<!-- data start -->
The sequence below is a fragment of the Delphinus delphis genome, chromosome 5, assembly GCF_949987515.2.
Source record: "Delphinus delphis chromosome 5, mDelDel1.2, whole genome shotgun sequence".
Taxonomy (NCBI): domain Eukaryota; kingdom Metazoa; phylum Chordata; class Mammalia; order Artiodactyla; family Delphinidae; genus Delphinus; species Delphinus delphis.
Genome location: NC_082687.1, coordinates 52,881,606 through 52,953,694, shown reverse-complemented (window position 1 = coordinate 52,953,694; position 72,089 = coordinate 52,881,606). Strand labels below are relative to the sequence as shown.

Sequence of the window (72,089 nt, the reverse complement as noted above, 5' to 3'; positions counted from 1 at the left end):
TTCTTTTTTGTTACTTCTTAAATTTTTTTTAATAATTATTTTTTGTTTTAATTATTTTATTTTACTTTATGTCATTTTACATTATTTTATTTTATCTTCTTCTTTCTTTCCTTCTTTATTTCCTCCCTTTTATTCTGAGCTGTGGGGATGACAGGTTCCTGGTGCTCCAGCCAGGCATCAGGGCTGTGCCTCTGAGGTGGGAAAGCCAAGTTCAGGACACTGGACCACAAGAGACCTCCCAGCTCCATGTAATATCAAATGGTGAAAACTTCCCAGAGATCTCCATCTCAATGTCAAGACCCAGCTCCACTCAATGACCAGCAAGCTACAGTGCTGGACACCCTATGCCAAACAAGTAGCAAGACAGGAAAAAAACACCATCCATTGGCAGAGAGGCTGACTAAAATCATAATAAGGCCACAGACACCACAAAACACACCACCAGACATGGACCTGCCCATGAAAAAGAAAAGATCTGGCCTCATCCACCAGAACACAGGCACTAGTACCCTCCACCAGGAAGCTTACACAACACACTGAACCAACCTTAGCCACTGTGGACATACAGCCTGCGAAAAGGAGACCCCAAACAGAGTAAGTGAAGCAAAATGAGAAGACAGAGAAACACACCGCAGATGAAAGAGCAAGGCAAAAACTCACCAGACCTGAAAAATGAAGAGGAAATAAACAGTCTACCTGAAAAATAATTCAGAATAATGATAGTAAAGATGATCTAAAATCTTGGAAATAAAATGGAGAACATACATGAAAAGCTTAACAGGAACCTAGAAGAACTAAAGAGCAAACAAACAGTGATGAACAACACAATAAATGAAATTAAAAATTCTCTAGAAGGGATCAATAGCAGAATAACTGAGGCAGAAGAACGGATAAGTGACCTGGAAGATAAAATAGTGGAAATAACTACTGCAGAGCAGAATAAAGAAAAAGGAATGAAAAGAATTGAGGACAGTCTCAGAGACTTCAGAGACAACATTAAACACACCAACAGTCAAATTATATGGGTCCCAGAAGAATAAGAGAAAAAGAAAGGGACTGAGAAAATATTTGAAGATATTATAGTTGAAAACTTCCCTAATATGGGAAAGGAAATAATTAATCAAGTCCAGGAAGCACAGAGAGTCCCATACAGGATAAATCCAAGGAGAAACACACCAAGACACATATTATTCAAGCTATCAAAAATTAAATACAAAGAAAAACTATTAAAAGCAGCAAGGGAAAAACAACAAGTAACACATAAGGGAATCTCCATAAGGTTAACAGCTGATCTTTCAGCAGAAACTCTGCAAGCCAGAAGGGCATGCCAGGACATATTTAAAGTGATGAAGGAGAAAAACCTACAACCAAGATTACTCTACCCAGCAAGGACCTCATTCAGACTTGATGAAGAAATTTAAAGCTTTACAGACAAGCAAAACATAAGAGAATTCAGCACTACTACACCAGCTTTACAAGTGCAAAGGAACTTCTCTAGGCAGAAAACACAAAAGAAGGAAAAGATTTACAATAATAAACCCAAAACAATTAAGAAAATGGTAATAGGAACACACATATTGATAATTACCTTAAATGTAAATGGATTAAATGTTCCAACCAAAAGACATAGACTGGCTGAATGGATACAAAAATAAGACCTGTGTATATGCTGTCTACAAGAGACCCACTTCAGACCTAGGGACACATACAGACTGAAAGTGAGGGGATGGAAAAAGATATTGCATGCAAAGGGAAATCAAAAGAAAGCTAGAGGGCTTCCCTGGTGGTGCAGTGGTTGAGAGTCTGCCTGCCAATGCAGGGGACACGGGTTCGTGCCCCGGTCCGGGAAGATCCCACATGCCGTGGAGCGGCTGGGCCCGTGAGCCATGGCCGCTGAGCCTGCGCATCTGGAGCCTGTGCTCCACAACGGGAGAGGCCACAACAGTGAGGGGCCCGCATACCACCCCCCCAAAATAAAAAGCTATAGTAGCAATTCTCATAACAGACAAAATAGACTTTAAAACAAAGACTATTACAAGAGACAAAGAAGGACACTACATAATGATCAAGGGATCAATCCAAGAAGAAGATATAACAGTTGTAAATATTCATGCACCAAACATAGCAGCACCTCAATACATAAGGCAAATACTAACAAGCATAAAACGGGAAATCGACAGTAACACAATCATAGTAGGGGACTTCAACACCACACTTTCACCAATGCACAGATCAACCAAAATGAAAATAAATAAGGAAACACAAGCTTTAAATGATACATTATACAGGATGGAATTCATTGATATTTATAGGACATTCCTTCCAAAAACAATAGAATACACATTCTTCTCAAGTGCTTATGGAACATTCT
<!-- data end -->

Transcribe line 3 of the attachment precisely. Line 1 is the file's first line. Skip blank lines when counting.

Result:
Taxonomy (NCBI): domain Eukaryota; kingdom Metazoa; phylum Chordata; class Mammalia; order Artiodactyla; family Delphinidae; genus Delphinus; species Delphinus delphis.